How not to Tweet with the TSA

TSAblogteam Tweets about Pilgrims.May I present the worst tweets I have seen this month.  These three come from the Travel Security Agency’s blog team. The team represents the agency that is supposed to be protecting the American public from the threat of terrorism in the airlines.

I can’t believe a social media team that should be focused on explaining travel procedures and security resorted to making lame Thanksgiving jokes on the busiest day of travel the during a time when they are under extreme scrutiny by the American public.

TSA Tweets About Themselves, I mean Turkeys.To me, these tweets say, “We don’t care about security. We’d rather crack lame jokes. We don’t want to explain how we keep the American public safe.

Thanksgiving may be over, but the holiday travel rush is just getting started. Instead of using social media to gauge what people are saying and engaging them on how it’s necessary, TSA is using its Twitter account and blog to explain how and why they delete comments from their blog.

Tofu Turkey may not be real, but this TSA Tweet is.It’s no wonder why some American’s can’t take security seriously. I’m all for having fun on social networks, but that’s for individuals, not government agencies. If the TSA can’t treat their social media communication seriously, why should we take anything else they do seriously?

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7 Responses to “How not to Tweet with the TSA”

  1. todd November 30, 2010 at 2:40 pm #

    Pick on the awfulness of the jokes all you want… but you plucked ONLY three awful jokes out of over a hundred in the last week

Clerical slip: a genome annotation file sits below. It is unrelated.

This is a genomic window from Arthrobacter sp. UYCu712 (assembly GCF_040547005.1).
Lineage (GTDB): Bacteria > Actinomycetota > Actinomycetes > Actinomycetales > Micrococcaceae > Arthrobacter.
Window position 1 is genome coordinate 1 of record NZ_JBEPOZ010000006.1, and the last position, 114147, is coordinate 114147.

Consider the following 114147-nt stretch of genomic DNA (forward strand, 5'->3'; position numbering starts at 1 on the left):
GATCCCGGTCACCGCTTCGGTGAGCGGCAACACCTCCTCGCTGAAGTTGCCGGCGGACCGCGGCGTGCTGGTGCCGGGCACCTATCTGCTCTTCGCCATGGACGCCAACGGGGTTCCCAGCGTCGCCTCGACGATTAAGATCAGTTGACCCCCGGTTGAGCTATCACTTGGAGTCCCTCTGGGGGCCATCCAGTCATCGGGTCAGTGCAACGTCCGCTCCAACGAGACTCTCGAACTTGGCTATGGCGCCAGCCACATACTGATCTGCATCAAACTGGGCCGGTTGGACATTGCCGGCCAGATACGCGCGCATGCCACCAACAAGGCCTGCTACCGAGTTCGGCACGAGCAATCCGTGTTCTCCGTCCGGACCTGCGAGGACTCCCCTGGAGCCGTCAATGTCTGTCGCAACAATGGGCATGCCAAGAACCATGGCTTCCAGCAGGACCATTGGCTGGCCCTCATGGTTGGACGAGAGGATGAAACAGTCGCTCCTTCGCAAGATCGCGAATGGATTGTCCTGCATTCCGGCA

the DAY BEFORE on November 22nd they were wisely using the blog and Twitter to response to a video taken out of context on the search procedures.

    If you look at their drops/adds they are maintaining their followers so as offensive as you find the jokes, others obviously are not.

    They ARE serious. ARE you?

    • Jay November 30, 2010 at 10:08 pm #

      Yes, except when I’m not.

  2. GSP November 30, 2010 at 11:03 pm #

    Disagree with you here; a large part of the TSA’s image problem is because they are portrayed (and often act) as a faceless Orwellian organization.

    Cracking a few lame jokes on Twitter (amongst their many other messages) humanizes them, and discussing their blog moderation policy is at least something of a step towards transparency.

    To me, the tweets say “We’re human too. This is a difficult period, but together we can all get through it.”

    • todd December 1, 2010 at 3:57 am #

      Dead on Gareth.

    • Jay December 1, 2010 at 4:07 am #

      There are better ways to humanize than make jokes about airport security. They could replace the TSA Logo Avatar with the blog team’s faces. That instantly humanizes them.

      I’m glad someone got something out of it besides the rage I got.

      • todd December 1, 2010 at 4:36 am #

        RAGE? Really? That’s definitely not the sense you paint the post with.
        You only pluck THREE tweets out of MANY in holiday week and suggest that they AREN’T doing their “job.” Unfair and hardly full of RAGE!!!

        Let’s go after the White House for this BOMB:

        @whitehouse: Miss the Thanksgiving week West Wing Week? Obama on Apple the turkey: “That’s like a prehistoric beast”

        Let’s accept this as a not so bad idea about goverment Tweeting:
        Show me how TSA fails.

        PS- how do you “humanize” a bureaucracy with just a face on Twitter?

        • Jay December 1, 2010 at 5:13 am #

          Todd, I appreciate your criticisms.

          Perhaps rage was the wrong word. Disappointment maybe? Shame? I don’t the best word to choose, but It moved me enough to write about what I read.

          Yes, I pulled only three tweets out of however many others they made that particular day. But as I’ve seen many times, it takes only one tweet to make a major mistake, regardless of how many other ones you’ve had that day.

          You can’t human a bureaucracy on Twitter. You humanize the TSABlogTeam, the men and women who tweet, blog and create and moderate social media for the TSA.

          And with that, I’m closing comments on this.